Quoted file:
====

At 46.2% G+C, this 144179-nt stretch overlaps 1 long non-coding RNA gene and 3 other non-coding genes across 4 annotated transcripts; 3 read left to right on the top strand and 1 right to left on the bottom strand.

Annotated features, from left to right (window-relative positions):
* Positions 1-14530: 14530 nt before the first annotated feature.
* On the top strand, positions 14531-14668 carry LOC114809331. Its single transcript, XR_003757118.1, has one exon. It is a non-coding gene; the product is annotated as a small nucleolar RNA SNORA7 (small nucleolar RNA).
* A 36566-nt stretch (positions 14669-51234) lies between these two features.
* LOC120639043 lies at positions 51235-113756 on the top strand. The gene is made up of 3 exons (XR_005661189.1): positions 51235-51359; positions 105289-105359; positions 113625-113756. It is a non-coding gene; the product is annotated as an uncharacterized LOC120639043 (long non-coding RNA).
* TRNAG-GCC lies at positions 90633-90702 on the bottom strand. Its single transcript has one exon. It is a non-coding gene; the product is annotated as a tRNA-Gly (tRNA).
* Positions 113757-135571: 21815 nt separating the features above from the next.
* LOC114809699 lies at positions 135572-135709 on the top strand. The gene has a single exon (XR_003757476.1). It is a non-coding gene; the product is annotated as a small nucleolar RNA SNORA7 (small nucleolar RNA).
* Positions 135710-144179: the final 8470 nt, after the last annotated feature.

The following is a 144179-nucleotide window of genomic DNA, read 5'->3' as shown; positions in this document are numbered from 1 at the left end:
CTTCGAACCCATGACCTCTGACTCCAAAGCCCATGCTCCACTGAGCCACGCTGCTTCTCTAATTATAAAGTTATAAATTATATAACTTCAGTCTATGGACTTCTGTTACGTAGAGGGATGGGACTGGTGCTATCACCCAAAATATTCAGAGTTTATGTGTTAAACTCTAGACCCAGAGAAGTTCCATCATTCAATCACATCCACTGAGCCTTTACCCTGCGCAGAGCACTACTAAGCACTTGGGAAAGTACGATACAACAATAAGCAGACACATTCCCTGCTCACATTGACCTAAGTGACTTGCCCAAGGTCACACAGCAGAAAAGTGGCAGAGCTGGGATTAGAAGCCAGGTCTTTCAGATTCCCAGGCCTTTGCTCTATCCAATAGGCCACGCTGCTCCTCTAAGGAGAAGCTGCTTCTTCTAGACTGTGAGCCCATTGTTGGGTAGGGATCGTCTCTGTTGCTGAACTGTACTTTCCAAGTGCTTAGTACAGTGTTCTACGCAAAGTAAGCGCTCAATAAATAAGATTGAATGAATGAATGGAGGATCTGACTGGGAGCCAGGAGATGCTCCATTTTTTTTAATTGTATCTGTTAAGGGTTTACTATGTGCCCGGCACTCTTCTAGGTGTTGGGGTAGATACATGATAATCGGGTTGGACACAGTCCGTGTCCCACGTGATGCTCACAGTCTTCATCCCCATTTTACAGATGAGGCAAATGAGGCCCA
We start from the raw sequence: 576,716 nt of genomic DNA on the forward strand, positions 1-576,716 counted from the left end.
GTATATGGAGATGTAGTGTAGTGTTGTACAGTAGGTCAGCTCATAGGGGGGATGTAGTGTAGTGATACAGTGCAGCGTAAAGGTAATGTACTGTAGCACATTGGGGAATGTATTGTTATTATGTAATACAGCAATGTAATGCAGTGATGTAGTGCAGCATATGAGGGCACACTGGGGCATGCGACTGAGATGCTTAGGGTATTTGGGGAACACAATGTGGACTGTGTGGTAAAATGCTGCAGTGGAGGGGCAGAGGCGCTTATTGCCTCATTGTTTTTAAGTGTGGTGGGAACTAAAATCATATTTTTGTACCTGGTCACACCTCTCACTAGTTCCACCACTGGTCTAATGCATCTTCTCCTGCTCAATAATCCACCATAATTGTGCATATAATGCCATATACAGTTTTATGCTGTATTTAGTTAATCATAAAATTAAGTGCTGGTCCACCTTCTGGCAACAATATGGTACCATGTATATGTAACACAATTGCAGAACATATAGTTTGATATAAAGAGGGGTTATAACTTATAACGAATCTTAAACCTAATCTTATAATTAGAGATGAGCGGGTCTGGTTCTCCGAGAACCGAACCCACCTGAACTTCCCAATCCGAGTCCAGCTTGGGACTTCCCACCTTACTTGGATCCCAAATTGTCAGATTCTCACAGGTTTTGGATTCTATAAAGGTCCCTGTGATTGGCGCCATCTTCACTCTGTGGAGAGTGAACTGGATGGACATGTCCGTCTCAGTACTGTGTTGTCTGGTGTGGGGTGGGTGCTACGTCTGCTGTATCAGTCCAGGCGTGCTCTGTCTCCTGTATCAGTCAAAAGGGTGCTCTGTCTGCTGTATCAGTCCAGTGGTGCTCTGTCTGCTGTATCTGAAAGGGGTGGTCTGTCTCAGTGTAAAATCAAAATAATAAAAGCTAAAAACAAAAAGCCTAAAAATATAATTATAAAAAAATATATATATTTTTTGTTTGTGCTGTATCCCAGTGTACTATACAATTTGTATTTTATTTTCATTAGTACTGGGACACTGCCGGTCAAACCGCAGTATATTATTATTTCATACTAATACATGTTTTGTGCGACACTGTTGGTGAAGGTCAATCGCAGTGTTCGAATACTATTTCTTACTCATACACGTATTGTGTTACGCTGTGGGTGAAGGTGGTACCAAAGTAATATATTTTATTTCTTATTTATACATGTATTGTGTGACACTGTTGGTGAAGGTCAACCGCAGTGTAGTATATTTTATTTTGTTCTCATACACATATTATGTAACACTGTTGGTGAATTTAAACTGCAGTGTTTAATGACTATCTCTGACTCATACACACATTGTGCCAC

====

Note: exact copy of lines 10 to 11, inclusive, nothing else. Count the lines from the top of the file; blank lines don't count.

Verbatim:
* Positions 135710-144179: the final 8470 nt, after the last annotated feature.

The following is a 144179-nucleotide window of genomic DNA, read 5'->3' as shown; positions in this document are numbered from 1 at the left end: